Leave my loneliness unbroken!—quit the bust above my door!
Take thy beak from out my heart, and take thy form from off my door!”
    Quoth the Raven, “Nevermore.”

And the Raven, never flitting, still is sitting, still is sitting
On the pallid bust of Pallas just above my chamber door;
And his eyes have all the seeming of a demon’s that is dreaming,
And the lamp-light o’er him streaming throws his shadow on the floor;
And my soul from out that shadow that lies floating on the floor
    Shall be lifted—nevermore!
Thank Heaven! the crisis—
  The danger is past,
And the lingering illness
  Is over at last—
And the fever called “Living”
  Is conquered at last.

Sadly, I know,
  I am shorn of my strength,
And no muscle I move
  As I lie at full length—
But no matter!—I feel
  I am better at length.

And I rest so composedly,
  Now in my bed,
That any beholder
  Might fancy me dead—
Might start at beholding me
  Thinking me dead.

The moaning and groaning,
  The sighing and sobbing,
Are quieted now,
  With that horrible throbbing
At heart:—ah, that horrible,
  Horrible throbbing!

The sickness—the nausea—
  The pitiless pain—
Have ceased, with the fever
  That maddened my brain—
With the fever called “Living”
  That burned in my brain.

And oh! of all tortures
  That torture the worst
Has abated—the terrible
  Torture of thirst,
For the naphthaline river
  Of Passion accurst:—
I have drank of a water
  That quenches all thirst:—

Of a water that flows,
  With a lullaby sound,
From a spring but a very few
  Feet under ground—
From a cavern not very far
  Down under ground.

And ah! let it never
  Be foolishly said
That my room it is gloomy
  And narrow my bed—
For man never slept
  In a different bed;
And, to sleep, you must slumber
  In just such a bed.

My tantalized spirit
  Here blandly reposes,
Forgetting, or never
  Regretting its roses—
Its old agitations
  Of myrtles and roses:

For now, while so quietly
  Lying, it fancies
A holier odor
  About it, of pansies—
A rosemary odor,
  Commingled with pansies—
With rue and the beautiful
  Puritan pansies.

And so it lies happily,
  Bathing in many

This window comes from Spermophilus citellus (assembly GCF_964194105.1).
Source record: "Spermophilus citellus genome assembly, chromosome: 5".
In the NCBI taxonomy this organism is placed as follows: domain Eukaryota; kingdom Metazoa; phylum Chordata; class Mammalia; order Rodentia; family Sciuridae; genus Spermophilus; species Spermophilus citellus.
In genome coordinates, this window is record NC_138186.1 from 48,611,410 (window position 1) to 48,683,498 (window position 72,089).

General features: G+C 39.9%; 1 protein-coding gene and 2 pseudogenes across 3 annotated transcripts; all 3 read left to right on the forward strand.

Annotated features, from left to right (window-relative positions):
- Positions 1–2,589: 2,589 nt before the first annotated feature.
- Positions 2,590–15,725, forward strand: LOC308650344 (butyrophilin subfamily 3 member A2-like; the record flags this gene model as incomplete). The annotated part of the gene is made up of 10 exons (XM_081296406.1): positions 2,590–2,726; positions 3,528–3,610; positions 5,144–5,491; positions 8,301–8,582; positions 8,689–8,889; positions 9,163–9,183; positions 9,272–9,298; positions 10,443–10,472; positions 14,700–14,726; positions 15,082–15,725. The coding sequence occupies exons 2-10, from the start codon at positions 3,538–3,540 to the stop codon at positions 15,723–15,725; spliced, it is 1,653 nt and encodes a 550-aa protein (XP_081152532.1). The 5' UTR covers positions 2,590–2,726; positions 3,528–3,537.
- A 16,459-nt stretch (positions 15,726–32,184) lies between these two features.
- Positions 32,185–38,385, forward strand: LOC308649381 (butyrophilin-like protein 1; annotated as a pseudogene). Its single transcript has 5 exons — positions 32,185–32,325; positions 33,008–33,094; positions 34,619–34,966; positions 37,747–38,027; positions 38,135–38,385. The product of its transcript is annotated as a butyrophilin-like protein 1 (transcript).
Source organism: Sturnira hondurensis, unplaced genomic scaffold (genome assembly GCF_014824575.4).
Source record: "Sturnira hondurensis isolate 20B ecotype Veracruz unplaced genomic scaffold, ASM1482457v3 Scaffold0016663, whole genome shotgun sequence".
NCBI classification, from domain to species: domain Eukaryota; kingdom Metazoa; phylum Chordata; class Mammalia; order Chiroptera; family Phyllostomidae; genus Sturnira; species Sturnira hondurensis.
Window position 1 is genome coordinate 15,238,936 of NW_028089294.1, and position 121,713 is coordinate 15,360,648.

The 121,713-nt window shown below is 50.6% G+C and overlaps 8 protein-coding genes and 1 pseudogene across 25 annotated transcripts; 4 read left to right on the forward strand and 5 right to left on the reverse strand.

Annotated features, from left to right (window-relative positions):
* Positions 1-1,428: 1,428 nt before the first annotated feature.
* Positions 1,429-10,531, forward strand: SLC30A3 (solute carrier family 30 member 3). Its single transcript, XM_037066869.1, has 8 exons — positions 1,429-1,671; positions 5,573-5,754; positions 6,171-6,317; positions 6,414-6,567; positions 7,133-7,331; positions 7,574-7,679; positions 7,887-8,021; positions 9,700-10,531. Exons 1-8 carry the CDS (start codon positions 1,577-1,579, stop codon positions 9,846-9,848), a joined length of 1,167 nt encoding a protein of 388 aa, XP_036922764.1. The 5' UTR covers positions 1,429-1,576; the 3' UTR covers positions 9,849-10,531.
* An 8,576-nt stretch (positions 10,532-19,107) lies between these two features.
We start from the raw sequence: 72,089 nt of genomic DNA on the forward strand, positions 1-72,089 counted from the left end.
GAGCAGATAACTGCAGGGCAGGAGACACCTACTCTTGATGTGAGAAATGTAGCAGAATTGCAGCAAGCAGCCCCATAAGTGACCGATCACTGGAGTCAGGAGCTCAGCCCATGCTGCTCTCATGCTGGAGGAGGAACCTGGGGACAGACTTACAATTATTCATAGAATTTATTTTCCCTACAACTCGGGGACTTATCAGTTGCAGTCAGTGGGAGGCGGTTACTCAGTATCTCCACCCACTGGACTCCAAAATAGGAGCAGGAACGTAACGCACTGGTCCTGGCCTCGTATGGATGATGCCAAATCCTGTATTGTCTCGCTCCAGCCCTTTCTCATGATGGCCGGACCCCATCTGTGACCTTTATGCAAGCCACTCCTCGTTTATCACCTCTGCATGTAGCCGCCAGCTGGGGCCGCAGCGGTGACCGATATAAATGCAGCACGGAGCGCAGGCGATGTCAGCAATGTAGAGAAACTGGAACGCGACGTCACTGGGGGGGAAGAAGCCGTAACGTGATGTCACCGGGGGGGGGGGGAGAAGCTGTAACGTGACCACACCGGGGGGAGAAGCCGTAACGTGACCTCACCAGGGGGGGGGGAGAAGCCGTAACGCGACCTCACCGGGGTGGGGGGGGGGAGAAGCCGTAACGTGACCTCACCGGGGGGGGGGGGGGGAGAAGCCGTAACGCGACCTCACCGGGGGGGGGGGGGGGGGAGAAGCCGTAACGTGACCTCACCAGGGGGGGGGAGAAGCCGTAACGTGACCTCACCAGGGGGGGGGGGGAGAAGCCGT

A dream of the truth
  And the beauty of Annie—
Drowned in a bath
  Of the tresses of Annie.

She tenderly kissed me,
  She fondly caressed,
And then I fell gently
  To sleep on her breast—
Deeply to sleep
  From the heaven of her breast.

When the light was extinguished,
  She covered me warm,
And she prayed to the angels
  To keep me from harm—
To the queen of the angels
  To shield me from harm.

And I lie so composedly,
  Now in my bed
(Knowing her love)
  That you fancy me dead—
And I rest so contentedly,
  Now in my bed,
(With her love at my breast)
  That you fancy me dead—
That you shudder to look at me.
  Thinking me dead.

But my heart it is brighter
  Than all of the many
Stars in the sky,
  For it sparkles with Annie—
It glows with the light
  Of the love of my Annie—
With the thought of the light
  Of the eyes of my Annie.
Ah, broken is the golden bowl! the spirit flown forever!
Let the bell toll!—a saintly soul floats on the Stygian river.
And, Guy de Vere, hast thou no tear?—weep now or never more!
See! on yon drear and rigid bier low lies thy love, Lenore!
Come! let the burial rite be read—the funeral song be sung!—
An anthem for the queenliest dead that ever died so young—
A dirge for her, the doubly dead in that she died so young.

“Wretches! ye loved her for her wealth and hated her for her pride,
And when she fell in feeble health, ye blessed her—that she died!
How shall the ritual, then, be read?—the requiem how be sung
By you—by yours, the evil eye,—by yours, the slanderous tongue
That did to death the innocence that died, and died so young?”

Peccavimus; but rave not thus! and let a Sabbath song
Go up to God so solemnly the dead may feel no wrong!
The sweet Lenore hath “gone before,” with Hope, that flew beside,
Leaving thee wild for the dear child that should have been thy bride—
For her, the fair and debonnaire, that now so lowly lies,
The life upon her yellow hair but not within her eyes—
The life still there, upon her hair—the death upon her eyes.

“Avaunt! to-night my heart is light. No dirge will I upraise,
But waft the angel on her flight with a paean of old days!
Let no bell toll!—lest her sweet soul, amid its hallowed mirth,
Should catch the note, as it doth float up from the ****** Earth.
To friends above, from fiends below, the indignant ghost is riven—
From Hell unto a high estate far up within the Heaven—
From grief and groan to a golden throne beside the King of Heaven.”
A dark unfathomed tide
Of interminable pride—
A mystery, and a dream,
Should my early life seem;
I say that dream was fraught
With a wild and waking thought
Of beings that have been,
Which my spirit hath not seen,
Had I let them pass me by,
With a dreaming eye!
Let none of earth inherit
That vision on my spirit;
Those thoughts I would control,
As a spell upon his soul:
For that bright hope at last
And that light time have past,
And my wordly rest hath gone
With a sigh as it passed on:
I care not though it perish
With a thought I then did cherish.
Humanity i love you
because you would rather black the boots of
success than enquire whose soul dangles from his
watch-chain which would be embarrassing for both

parties and because you
unflinchingly applaud all
songs containing the words country home and
mother when sung at the old howard

Humanity i love you because
when you’re hard up you pawn your
intelligence to buy a drink and when
you’re flush pride keeps

you from the pawn shop and
because you are continually committing
nuisances but more
especially in your own house

Humanity i love you because you
are perpetually putting the secret of
life in your pants and forgetting
it’s there and sitting down

on it
and because you are
forever making poems in the lap
of death Humanity

i hate you

— The End —